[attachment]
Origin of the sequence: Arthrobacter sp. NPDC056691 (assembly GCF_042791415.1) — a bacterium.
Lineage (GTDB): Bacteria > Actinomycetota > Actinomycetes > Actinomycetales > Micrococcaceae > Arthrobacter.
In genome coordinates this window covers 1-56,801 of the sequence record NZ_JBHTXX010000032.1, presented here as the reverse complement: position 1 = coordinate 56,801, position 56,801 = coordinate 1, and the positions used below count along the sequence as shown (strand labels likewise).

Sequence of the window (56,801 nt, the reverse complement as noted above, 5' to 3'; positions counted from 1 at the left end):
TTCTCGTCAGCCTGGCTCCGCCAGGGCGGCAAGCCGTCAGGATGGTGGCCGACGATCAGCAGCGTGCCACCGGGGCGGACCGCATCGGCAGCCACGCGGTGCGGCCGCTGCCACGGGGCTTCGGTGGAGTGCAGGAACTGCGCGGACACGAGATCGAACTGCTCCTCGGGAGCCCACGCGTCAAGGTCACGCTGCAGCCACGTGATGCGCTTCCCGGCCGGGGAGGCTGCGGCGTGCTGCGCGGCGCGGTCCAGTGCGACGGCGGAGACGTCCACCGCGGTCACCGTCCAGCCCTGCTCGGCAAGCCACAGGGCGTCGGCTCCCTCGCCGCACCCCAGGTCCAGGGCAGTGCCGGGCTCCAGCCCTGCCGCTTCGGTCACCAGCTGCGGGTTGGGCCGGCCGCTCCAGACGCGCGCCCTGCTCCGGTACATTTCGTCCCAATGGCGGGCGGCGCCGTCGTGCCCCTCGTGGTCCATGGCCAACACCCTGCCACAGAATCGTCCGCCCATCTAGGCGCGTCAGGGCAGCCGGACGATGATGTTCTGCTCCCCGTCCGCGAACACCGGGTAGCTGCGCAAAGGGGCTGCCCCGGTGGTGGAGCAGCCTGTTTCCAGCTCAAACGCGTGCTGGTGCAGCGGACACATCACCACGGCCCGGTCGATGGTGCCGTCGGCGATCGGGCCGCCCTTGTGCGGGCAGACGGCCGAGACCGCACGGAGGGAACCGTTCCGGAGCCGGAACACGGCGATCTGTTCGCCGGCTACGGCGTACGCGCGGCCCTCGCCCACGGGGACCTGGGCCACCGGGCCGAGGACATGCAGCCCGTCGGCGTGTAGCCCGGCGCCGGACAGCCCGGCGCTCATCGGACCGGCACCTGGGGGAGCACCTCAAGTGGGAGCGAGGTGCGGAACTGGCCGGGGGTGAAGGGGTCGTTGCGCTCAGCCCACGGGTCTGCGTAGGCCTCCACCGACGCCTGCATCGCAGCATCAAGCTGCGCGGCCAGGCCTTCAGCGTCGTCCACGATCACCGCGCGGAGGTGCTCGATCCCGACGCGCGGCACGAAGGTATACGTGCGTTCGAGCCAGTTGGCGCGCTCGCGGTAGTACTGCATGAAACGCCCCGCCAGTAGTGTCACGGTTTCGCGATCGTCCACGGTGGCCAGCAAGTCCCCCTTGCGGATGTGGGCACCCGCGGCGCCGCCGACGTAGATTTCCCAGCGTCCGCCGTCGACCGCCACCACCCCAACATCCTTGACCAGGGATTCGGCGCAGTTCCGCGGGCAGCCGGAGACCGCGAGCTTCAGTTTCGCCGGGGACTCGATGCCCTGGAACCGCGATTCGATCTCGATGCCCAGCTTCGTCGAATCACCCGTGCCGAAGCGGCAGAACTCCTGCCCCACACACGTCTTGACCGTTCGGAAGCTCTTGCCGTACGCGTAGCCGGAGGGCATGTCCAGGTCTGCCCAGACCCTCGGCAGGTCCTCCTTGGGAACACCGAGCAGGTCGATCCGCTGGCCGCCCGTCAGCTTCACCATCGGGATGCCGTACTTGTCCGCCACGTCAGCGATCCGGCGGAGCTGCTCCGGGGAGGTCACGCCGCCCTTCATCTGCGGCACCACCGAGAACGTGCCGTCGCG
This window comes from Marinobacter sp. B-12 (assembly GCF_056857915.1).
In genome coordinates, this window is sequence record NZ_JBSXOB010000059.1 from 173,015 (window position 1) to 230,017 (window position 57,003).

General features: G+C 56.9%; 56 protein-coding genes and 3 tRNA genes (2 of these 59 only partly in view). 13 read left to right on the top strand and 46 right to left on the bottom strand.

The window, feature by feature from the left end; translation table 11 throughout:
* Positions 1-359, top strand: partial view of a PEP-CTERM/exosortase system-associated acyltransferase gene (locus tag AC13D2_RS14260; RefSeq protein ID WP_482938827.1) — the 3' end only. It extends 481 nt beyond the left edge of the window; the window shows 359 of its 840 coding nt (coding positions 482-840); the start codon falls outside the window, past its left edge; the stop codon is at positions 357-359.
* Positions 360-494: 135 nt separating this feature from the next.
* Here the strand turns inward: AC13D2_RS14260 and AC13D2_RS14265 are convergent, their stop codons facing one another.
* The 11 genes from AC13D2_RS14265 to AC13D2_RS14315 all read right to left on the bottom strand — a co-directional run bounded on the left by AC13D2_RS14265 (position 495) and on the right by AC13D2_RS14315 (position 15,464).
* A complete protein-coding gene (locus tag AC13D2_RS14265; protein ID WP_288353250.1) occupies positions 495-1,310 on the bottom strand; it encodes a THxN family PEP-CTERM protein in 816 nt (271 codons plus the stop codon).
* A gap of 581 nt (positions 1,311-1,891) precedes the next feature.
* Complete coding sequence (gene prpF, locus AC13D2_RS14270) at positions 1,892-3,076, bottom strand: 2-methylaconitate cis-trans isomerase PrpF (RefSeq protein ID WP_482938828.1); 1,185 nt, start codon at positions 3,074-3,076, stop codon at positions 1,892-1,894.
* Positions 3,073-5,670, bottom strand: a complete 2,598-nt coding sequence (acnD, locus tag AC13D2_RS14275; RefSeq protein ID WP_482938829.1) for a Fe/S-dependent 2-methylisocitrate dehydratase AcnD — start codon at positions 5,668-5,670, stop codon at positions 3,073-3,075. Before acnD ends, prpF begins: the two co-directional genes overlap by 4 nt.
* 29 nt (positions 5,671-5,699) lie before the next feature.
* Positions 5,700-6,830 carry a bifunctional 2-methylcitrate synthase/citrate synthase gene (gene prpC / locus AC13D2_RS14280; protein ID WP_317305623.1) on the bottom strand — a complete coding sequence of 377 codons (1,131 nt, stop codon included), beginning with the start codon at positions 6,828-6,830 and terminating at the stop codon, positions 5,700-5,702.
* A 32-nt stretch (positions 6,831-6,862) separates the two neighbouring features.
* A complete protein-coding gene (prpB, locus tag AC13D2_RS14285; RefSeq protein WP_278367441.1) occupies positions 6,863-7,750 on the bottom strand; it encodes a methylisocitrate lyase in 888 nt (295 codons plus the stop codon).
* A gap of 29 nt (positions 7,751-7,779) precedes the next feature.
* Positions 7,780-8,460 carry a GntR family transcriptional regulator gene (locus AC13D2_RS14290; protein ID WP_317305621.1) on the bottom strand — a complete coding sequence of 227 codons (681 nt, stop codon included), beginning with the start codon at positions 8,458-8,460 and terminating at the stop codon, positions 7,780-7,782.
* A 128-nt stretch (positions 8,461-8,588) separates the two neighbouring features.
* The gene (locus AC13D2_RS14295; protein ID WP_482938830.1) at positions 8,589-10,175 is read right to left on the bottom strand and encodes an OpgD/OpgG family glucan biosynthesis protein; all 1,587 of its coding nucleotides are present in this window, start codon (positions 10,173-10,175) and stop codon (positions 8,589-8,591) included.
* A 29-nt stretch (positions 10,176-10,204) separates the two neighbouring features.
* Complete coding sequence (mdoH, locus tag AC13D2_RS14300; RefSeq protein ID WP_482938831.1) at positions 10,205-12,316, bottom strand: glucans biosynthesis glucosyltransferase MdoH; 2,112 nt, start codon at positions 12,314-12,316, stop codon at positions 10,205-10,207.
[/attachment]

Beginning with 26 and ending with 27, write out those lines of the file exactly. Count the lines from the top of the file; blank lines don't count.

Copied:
* A 29-nt stretch (positions 10,176-10,204) separates the two neighbouring features.
* Complete coding sequence (mdoH, locus tag AC13D2_RS14300; RefSeq protein ID WP_482938831.1) at positions 10,205-12,316, bottom strand: glucans biosynthesis glucosyltransferase MdoH; 2,112 nt, start codon at positions 12,314-12,316, stop codon at positions 10,205-10,207.